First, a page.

Inflation Puzzles

By: Dave Mohr & Izak Odendaal, Old Mutual Multi-Managers
One of the last public acts of the acclaimed physicist Professor Stephen Hawking – who passed away last week – was to defend the concept of cosmic inflation against sceptics in an open letter. On earth, inflation has been making a muted comeback, but it too has its doubters.
New data last week showed US consumer price index (CPI) inflation at 2.2% in February, up marginally from the previous month, while core inflation, which excludes volatile food and energy prices was 1.8%. The Federal Reserve’s preferred inflation measure, based on shifting household spending patterns rather than the fixed basket of the consumer price index, was only 1.7% in January compared to the 2% inflation target.
Taking a broader view, chart 1 below shows the long-term trends core and headline CPI inflation for the Organisation for Economic Cooperation and Development (OECD), a club of the most advanced economies. What is remarkable is how stable core inflation has been at around 2% from the early 2000s onwards. This was despite the epic commodity and credit boom between 2003 and 2008, the financial crisis, and the period of ultra-low (even negative) interest rates and central bank bond buying (commonly viewed as “money printing”) in the post-crisis era. Headline inflation has been more volatile due largely to oil price swings (including the peak of $150 per barrel in 2008, and the recent collapse to below $30 in January 2016). But headline inflation has also not deviated away 2% for a sustained period.
With global growth picking up strongly, you would expect inflation to also increase as available resources become scarcer and their prices are bid up. (Forecasters at the OECD last week upgraded their global growth projection for this year from 3.7% to 3.9%.) In particular, the sharp decline in unemployment rates across the developed world has given rise to the expectation that wage growth would accelerate, in turn putting upward pressure on prices. This has not happened. There are a number of theories for the absence of wage and price inflation, but the simplest is that there is still spare capacity in production and in the labour market, while global competition (outsourcing) and technological advances also put downward pressure on prices and wages. The OECD noted that price and wage inflation “are likely to strengthen gradually in the major economies as labour markets tighten … but underlying inflation remains mild”.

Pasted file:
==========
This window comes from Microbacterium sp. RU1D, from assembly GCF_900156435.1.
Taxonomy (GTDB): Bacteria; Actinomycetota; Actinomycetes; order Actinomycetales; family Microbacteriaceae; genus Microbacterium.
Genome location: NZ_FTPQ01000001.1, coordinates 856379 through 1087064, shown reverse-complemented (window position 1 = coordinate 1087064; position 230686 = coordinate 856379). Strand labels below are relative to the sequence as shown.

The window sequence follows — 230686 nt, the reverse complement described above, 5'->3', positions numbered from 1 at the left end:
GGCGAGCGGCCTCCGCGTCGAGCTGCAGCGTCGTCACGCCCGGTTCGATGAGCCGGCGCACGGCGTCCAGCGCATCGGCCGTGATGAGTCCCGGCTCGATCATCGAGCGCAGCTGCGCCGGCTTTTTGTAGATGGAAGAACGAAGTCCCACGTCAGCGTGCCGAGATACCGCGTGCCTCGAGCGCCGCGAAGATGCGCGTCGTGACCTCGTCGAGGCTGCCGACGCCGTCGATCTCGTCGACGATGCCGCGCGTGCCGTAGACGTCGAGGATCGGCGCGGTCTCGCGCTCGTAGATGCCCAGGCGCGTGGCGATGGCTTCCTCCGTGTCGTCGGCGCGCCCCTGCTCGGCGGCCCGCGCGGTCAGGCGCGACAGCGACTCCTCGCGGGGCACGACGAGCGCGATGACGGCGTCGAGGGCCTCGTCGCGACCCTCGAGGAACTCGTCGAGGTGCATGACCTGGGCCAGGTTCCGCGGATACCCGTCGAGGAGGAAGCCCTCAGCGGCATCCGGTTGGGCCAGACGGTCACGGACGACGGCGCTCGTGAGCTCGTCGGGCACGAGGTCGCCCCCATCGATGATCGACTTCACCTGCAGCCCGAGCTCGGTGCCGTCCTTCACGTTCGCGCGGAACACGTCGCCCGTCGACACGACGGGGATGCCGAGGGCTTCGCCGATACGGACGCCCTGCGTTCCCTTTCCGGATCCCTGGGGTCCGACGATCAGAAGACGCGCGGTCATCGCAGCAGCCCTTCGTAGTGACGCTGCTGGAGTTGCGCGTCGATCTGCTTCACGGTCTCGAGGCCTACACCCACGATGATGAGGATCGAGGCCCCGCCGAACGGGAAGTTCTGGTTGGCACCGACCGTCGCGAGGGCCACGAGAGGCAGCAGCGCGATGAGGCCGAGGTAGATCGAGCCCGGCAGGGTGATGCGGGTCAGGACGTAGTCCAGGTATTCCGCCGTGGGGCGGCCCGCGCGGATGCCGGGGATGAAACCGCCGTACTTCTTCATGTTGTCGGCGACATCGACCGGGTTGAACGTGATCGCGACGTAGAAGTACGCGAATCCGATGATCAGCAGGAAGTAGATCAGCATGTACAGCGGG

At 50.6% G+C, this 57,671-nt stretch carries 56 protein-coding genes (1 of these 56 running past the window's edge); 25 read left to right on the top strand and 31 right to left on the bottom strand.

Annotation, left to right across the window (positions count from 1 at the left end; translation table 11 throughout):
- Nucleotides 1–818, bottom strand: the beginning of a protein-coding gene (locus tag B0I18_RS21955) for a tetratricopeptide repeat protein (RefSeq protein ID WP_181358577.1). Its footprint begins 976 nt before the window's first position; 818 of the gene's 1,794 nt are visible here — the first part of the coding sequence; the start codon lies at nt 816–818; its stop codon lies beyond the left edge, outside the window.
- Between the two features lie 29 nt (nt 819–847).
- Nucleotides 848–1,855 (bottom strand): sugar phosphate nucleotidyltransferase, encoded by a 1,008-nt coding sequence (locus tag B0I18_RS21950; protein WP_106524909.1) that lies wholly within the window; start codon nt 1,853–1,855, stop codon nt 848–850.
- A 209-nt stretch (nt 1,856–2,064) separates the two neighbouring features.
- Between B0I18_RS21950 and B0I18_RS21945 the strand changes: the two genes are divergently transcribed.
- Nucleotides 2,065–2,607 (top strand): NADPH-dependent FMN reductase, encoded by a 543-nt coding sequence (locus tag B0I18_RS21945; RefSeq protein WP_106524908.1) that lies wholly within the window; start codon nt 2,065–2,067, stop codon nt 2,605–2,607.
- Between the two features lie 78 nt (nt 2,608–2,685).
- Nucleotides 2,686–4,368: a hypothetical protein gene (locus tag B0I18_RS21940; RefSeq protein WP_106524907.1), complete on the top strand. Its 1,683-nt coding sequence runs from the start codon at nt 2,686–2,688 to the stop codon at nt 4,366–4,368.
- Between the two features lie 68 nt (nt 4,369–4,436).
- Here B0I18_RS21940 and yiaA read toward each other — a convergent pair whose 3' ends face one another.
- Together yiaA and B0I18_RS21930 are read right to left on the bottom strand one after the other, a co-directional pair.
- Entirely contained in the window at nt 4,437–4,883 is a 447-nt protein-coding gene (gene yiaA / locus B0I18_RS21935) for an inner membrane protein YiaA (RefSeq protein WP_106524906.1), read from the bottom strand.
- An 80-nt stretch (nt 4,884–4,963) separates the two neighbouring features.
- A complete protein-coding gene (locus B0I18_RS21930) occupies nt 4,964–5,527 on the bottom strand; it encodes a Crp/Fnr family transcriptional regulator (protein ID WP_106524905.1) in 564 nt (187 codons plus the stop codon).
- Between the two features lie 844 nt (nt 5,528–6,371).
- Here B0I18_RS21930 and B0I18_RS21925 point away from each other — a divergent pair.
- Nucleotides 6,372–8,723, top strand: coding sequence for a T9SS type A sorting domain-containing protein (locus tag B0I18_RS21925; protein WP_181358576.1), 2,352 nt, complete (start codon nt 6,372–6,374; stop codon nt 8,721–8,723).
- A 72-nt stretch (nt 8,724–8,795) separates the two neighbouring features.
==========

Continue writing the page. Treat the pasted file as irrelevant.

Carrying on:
Why are there concerns about inflation being too low? Inflation that is too low for too long suggests an underlying lack of economic vigour. Stable, low but positive inflation is considered to be ideal (hence the adoption of a 2% inflation target in many developed markets). Stable inflation allows for businesses to plan better, but positive inflation helps to grease the wheels of commerce. From a monetary policy point of view, low but positive inflation was expected to give rise to low but positive interest rates, avoiding interest rates hitting zero. As it turned out, interest rates spent much of the past decade at or even below zero in the developed world.
Negative inflation (deflation, or falling prices) sounds great from a consumer point of view, but it can also lead to a vicious cycle of consumers postponing purchases in anticipation of even lower prices. Since workers are extremely reluctant to accept wage cuts, deflation instead leads to job losses. Especially pertinent in the current era of high debt, positive inflation erodes the real value of debt. Deflation increases the debt burden causing consumers to spend less and repay debt, leading to more job losses and a vicious downward spiralling economy.
Patient, persistent and prudent
For investors, the key question this year has been whether central banks will pull the rug from under markets and the economic recovery. A surprise jump in inflation could really unsettle markets. (We got a taste of it in February when a single data point on US wage growth prematurely signalled an acceleration.) But the real question is how central banks will respond.
In a speech last week, the European Central Bank (ECB) president Mario Draghi said he needed “further evidence” that inflation was heading towards the bank’s target of slightly below 2%. In the meantime, the ECB’s approach to monetary policy would “remain patient, persistent and prudent”. The ECB will continue to buy €30bn bonds per month until September and maintain negative interest rates beyond then. Eurozone inflation was only 1.1% in February, lower than initially thought with the strong euro (up 16% against the dollar over the past 12 months) putting some downward pressure on price increases.